The officer was shot at his home on Thursday in an upmarket residential area of the capital, Kathmandu. He was the most senior army officer to have been killed since the rebellion was launched in 1996.
"Maoist rebels entered Colonel Kiran Bahadur Basnet's house and shot at him at close range. He received five bullets and died in hospital," the army officer, who did not wish to be identified, told Reuters.
Another army officer shot separately by suspected rebels was being treated at the army hospital, the official said, adding that security had been stepped up in Kathmandu and across the Himalayan country.
No group has claimed responsibility for the attacks.
The rebels have been fighting since 1996 to replace the constitutional monarchy with one-party communist rule.
Despite having ended the ceasefire with the government, they have said they are open to fresh talks and have called for better understanding and trust between the two sides.
Nevertheless, the army is on high alert amid fears of a fresh wave of violence in the Himalayan country.
"The country can now look forward to a renewed period of instability and violence"
The Kathmandu Post
"The country can now look forward to a renewed period of instability and violence," the Kathmandu Post, said in an editorial.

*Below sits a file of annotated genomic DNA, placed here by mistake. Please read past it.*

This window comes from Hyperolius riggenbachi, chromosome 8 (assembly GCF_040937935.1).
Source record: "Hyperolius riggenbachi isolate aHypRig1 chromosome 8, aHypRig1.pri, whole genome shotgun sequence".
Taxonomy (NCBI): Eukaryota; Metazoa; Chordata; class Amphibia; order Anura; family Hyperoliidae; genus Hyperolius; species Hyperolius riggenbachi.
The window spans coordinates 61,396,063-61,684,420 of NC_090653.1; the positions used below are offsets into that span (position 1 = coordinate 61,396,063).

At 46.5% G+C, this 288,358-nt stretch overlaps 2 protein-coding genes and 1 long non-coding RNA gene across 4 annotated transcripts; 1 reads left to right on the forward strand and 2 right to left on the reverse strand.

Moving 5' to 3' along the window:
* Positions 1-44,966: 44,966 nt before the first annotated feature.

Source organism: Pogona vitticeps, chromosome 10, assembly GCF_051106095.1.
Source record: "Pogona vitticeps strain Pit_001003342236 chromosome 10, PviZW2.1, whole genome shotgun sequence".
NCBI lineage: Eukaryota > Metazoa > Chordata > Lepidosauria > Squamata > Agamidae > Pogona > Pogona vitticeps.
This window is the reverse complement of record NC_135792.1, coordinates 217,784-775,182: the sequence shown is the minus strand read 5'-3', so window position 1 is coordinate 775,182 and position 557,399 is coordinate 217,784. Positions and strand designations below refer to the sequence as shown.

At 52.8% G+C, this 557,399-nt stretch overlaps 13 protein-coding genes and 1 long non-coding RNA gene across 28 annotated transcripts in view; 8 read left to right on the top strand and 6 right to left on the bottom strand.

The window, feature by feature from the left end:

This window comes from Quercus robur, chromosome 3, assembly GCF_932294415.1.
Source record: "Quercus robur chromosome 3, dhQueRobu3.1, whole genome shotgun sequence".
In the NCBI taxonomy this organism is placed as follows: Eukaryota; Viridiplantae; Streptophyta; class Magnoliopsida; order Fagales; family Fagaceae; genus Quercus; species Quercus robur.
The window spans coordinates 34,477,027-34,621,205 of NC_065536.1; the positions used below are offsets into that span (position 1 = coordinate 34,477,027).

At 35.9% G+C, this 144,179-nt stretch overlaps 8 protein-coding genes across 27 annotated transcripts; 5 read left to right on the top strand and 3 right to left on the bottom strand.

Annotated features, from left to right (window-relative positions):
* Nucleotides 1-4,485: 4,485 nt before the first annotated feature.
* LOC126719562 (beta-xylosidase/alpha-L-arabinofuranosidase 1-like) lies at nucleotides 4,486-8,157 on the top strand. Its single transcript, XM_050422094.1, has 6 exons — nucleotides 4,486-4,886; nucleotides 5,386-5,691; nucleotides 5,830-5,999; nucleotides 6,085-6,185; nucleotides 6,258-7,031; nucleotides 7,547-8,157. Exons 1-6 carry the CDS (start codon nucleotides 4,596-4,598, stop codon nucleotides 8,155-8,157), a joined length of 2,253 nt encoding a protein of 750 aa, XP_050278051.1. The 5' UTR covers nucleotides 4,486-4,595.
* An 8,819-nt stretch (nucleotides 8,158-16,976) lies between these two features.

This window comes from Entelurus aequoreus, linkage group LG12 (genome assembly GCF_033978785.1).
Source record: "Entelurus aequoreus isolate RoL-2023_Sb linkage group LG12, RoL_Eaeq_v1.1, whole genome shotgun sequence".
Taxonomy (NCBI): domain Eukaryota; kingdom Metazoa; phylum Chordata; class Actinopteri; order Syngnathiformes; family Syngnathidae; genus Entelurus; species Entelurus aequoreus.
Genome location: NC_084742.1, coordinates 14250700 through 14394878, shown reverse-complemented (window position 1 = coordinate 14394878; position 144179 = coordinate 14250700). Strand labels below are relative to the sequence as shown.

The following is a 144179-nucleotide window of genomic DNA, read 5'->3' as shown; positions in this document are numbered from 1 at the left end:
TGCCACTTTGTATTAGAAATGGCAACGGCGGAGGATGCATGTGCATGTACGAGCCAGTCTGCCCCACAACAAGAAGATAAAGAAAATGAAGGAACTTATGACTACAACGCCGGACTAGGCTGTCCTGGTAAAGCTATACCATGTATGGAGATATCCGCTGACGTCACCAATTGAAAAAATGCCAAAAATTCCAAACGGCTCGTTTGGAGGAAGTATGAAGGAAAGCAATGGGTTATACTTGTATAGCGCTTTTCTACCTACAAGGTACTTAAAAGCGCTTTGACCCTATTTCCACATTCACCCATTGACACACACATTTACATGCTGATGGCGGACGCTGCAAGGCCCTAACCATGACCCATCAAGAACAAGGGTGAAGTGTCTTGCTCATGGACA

The United States also warned on Wednesday of a possible new wave of attacks by the rebels, following the collapse of the ceasefire.
The US embassy in Kathmandu said that Americans could also become targets in the Himalayan kingdom, a day after issuing a statement criticising the rebels for an attempt to assassinate former Prime Minister, Sher Bahadur Deuba.
"Widespread attacks by Maoist insurgents on GON (government of Nepal) security forces and resumption of bombings in Kathmandu and other regions of Nepal could follow this break in the cease-fire," said the warning.
"The random, unpredictable nature of Maoist attacks creates risks of Americans being in the wrong place at the wrong time during a violent incident."
The peace drive collapsed earlier on Wednesday when the Maoists abandoned a seven-month ceasefire and peace talks, after the government refused their key demand of an assembly to redraft the constitution.
But a press statement issued by the rebel leader of the western region, Diwakar, who has just one name, said the attack on Deuba's motorcade on Monday, from which the former leader escaped unhurt, was a mistake.
Nepal, one of the world's poorest countries, was plunged into turmoil in June, 2001, when King Birendra and almost his entire royal family were massacred by the then crown prince in a drug-and-drink fuelled shooting spree.
The Maoist revolt has wrecked Nepal's tourism and aid-dependent economy and damaged its infrastructure.
Mainstream political parties are demanding King Gyanendra, Birendra's brother, should appoint a popular government. Last year the king dismissed the elected prime minister and replaced him with a royalist, in a row over the timing of elections.
More than 7800 people have been killed since the Maoists declared their "people's war" in 1996, aimed at establishing a communist republic.